Who should be our next comptroller? Decide for yourself by watching our exclusive debate featuring all four hopefuls.
Last week, Councilmembers Melinda Katz, John Liu and David Weprin, all of Queens, and Councilman David Yassky (D–Brooklyn Heights), were grilled by reporters from Community Newspaper Group, the parent company of The Brooklyn Paper, in a debate held in conjunction with Brooklyn Independent Television on the BCAT TV Network.
Though it aired last week, you can watch it right now by clicking the screen above.
It’s certainly worth your while. The debate was fast-paced, and, while mostly genial, there was a little back-and-forth between Weprin and Yassky.
All four candidates focused their attention on examining the books of the Department of Education — a new oversight responsibility given to the comptroller when the state legislature reauthorized mayoral control of schools earlier this month.
And all four said they favor collective bargaining with unions over reducing pension benefits for new employees in order to rein in the budget.
The candidates differed on their reactions to Mayor Bloomberg’s ongoing program offering one-way tickets for the homeless to cities where family or friends were willing to take them in.
“Isn’t the question why we have so many homeless people in the city of New York?” Katz said, noting the city needed a comprehensive plan to create more jobs and a dedicated program to keep people facing foreclosure in their homes.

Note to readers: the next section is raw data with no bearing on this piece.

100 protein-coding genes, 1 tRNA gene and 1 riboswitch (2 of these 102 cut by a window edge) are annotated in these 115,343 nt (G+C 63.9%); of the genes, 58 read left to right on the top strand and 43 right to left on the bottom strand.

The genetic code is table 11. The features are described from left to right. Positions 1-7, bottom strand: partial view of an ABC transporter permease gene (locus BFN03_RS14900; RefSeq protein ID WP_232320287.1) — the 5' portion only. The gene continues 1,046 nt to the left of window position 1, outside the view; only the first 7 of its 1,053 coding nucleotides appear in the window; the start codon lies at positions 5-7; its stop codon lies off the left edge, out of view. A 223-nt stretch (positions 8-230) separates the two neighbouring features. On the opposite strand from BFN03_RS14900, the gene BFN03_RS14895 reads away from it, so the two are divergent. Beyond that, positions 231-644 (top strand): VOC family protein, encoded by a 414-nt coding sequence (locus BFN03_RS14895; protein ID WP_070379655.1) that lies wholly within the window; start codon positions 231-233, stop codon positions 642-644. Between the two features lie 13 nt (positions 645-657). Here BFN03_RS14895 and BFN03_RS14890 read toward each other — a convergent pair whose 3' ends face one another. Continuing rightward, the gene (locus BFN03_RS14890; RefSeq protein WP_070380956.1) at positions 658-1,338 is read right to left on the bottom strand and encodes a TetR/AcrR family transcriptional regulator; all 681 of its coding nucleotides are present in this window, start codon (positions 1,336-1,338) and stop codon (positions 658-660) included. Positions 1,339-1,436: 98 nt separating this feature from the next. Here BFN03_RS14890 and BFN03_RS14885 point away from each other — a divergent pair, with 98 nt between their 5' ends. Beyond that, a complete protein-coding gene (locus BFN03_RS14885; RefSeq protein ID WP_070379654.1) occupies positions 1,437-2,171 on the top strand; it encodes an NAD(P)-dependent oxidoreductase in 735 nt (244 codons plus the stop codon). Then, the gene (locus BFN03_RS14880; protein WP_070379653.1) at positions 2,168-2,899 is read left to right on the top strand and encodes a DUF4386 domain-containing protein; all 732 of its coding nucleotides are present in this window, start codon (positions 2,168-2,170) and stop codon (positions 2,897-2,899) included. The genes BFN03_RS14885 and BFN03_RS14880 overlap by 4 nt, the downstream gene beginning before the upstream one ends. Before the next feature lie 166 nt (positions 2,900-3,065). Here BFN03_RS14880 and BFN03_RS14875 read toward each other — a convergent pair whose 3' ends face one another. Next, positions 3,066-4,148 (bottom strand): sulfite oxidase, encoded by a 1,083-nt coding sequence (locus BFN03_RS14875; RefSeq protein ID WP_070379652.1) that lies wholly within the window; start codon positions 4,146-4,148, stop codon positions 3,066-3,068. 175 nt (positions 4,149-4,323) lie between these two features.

Liu opposed the plan, calling it “ill-conceived” and warning there was no clear way to measure its success.
“I’m willing to bet that, a year from now, this program will be discontinued,” he said.
Weprin was ambivalent.
“It’s something we should be looking at, but I’m not committed to it,” he said. “It’s not something I would make a priority.”
Yassky was more enthusiastic.
“It may well be cost-effective,” he said. “We have a large homeless population. It’s our job to get them settled.”
The candidates also differed on how to reform the city’s discretionary funding process. Three members urged more transparency in the dispensation of member items, while Yassky called for the practice to be abolished.
The candidates agreed that if no-bid contracts were abolished in discretionary spending, a cost threshold should be set, below which community groups like Little League clubs could still receive annual funding without competing in a public request for proposals.
Katz asked Liu how he felt about federal stimulus money being used by the Metropolitan Transportation Authority for pay raises.
“The flow of these funds, it should not be used to plug the deficit,” he said.
Weprin challenged Yassky’s commitment to the office, pointing out the councilman’s previous bids for Brooklyn district attorney and Congress.
“How do we know you’re not going to change your mind?” Weprin said.
Yassky touted his accomplishments in the Council, including helping file a lawsuit against ExxonMobil for the Greenpoint oil spill and supporting tenants’ rights.
“I’m running with a record that tells New Yorkers that I will use every tool in the comptroller’s office,” he said.
Other debates in the Community Newspaper Group/Brooklyn Independent Television series are archived at BoroPolitics.com.